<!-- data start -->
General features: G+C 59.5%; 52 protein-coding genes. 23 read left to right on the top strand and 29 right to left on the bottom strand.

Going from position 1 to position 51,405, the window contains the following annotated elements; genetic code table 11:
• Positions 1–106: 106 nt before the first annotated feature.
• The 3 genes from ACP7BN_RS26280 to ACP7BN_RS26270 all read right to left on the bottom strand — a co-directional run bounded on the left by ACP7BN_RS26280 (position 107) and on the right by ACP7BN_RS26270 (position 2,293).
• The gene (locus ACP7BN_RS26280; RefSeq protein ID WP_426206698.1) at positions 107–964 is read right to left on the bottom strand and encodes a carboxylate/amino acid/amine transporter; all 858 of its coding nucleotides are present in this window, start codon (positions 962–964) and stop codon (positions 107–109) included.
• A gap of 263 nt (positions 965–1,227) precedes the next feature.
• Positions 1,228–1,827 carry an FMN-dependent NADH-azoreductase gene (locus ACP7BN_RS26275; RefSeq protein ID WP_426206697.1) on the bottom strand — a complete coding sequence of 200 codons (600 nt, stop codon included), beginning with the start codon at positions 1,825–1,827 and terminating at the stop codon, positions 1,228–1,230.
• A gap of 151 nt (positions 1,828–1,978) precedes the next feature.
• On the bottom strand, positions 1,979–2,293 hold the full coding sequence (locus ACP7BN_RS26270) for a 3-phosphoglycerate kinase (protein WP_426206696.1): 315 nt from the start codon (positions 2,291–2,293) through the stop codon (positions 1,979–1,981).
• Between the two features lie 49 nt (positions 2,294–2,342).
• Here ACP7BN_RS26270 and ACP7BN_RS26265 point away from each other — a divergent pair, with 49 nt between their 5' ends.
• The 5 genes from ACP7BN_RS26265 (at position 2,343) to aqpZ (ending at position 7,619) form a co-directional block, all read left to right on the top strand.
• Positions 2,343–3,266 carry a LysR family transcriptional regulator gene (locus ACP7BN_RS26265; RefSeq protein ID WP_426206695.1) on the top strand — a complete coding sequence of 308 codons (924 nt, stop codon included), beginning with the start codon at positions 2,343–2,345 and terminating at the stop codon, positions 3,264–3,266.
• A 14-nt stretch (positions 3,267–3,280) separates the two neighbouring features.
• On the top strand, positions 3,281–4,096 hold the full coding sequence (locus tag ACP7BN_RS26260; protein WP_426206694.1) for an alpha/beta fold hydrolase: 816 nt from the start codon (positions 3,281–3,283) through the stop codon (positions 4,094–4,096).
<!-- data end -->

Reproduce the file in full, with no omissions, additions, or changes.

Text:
General features: G+C 59.5%; 52 protein-coding genes. 23 read left to right on the top strand and 29 right to left on the bottom strand.

Going from position 1 to position 51,405, the window contains the following annotated elements; genetic code table 11:
• Positions 1–106: 106 nt before the first annotated feature.
• The 3 genes from ACP7BN_RS26280 to ACP7BN_RS26270 all read right to left on the bottom strand — a co-directional run bounded on the left by ACP7BN_RS26280 (position 107) and on the right by ACP7BN_RS26270 (position 2,293).
• The gene (locus ACP7BN_RS26280; RefSeq protein ID WP_426206698.1) at positions 107–964 is read right to left on the bottom strand and encodes a carboxylate/amino acid/amine transporter; all 858 of its coding nucleotides are present in this window, start codon (positions 962–964) and stop codon (positions 107–109) included.
• A gap of 263 nt (positions 965–1,227) precedes the next feature.
• Positions 1,228–1,827 carry an FMN-dependent NADH-azoreductase gene (locus ACP7BN_RS26275; RefSeq protein ID WP_426206697.1) on the bottom strand — a complete coding sequence of 200 codons (600 nt, stop codon included), beginning with the start codon at positions 1,825–1,827 and terminating at the stop codon, positions 1,228–1,230.
• A gap of 151 nt (positions 1,828–1,978) precedes the next feature.
• On the bottom strand, positions 1,979–2,293 hold the full coding sequence (locus ACP7BN_RS26270) for a 3-phosphoglycerate kinase (protein WP_426206696.1): 315 nt from the start codon (positions 2,291–2,293) through the stop codon (positions 1,979–1,981).
• Between the two features lie 49 nt (positions 2,294–2,342).
• Here ACP7BN_RS26270 and ACP7BN_RS26265 point away from each other — a divergent pair, with 49 nt between their 5' ends.
• The 5 genes from ACP7BN_RS26265 (at position 2,343) to aqpZ (ending at position 7,619) form a co-directional block, all read left to right on the top strand.
• Positions 2,343–3,266 carry a LysR family transcriptional regulator gene (locus ACP7BN_RS26265; RefSeq protein ID WP_426206695.1) on the top strand — a complete coding sequence of 308 codons (924 nt, stop codon included), beginning with the start codon at positions 2,343–2,345 and terminating at the stop codon, positions 3,264–3,266.
• A 14-nt stretch (positions 3,267–3,280) separates the two neighbouring features.
• On the top strand, positions 3,281–4,096 hold the full coding sequence (locus tag ACP7BN_RS26260; protein WP_426206694.1) for an alpha/beta fold hydrolase: 816 nt from the start codon (positions 3,281–3,283) through the stop codon (positions 4,094–4,096).